Posted on: 24 September 2020
COVID-19 has impacted the medical world in a myriad of ways, many of which are unexpected. For example, doctors are finding that more of their senior patients are avoiding in-person visits or entirely avoiding checkups. This step is a huge mistake, because it may set them up for real health troubles that in-person visits could spot or treat more effectively.
In-Person Doctor Visits are Still Important in COVID-19
Though there is much that video or online visits can catch in a senior patient during the COVID-19 pandemic, in-person doctor visits are still critical. At these visits, a doctor can talk to their patient, see their body in the flesh, do x-rays, and perform other diagnostic steps that are impossible in virtual environments, ensuring that they catch more persistent issues more quickly than they could otherwise.
As a result, it is important for those in this situation to consider the benefits of regularly visiting a doctor, even if they are worried about the spread of COVID-19. By meeting up with a doctor and getting this type of in-person care, they can ensure that they spot the dangers of other conditions, and stay on top of complications that may otherwise impact their health. However, trips must be done very carefully.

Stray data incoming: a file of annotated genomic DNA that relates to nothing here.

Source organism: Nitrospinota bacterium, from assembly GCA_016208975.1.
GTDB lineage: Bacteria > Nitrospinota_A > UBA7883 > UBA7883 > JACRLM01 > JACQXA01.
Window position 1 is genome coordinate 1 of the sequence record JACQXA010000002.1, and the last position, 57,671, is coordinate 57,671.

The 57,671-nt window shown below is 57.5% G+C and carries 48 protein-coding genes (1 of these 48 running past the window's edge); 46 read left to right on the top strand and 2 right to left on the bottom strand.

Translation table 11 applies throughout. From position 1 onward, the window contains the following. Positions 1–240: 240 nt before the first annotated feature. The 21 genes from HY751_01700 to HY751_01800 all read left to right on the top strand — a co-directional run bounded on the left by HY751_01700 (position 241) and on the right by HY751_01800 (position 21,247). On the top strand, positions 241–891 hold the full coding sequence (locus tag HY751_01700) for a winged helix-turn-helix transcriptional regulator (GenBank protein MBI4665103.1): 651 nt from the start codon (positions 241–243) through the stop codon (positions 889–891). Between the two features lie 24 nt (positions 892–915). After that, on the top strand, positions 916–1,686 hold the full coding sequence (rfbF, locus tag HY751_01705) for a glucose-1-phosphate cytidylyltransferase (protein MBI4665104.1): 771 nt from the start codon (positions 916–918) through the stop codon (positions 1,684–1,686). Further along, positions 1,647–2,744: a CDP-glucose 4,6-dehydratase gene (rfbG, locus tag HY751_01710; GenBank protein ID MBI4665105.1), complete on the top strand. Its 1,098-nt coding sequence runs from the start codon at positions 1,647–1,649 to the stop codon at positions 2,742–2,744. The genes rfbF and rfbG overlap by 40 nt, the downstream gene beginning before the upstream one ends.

How to Plan These Doctor Visits
AARP outlines several steps that they believe members must follow when visiting a doctor. These include scheduling well in advance, trying to find a time when not many people will be there, taking the time to wear masks, gloves, and washing the hands, and changing clothes after the visit, and cleaning those clothes to destroy any viruses that may exist on the clothes.
Beyond these steps, seniors may also want to plan online follow-ups that they can do when they get home. These video chats allow them to interact with their doctor, and learn more about what may be affecting them. Often, these video conversations can be set up in advance, but may also take place a few days later after the initial visit.
Thankfully, it is not too hard to find doctors who are taking new patients during this crisis. And even if a senior already has a doctor whom they can trust to manage their health, it may be a good idea to reach out to them and see if they can take them in for a visit. You may, however, want to try to limit these visits to situations that are more critical, such as potential emergency situations, or for follow-ups and yearly checkups.
To learn more about visiting a doctor's office during this time, reach out to a local practice.Share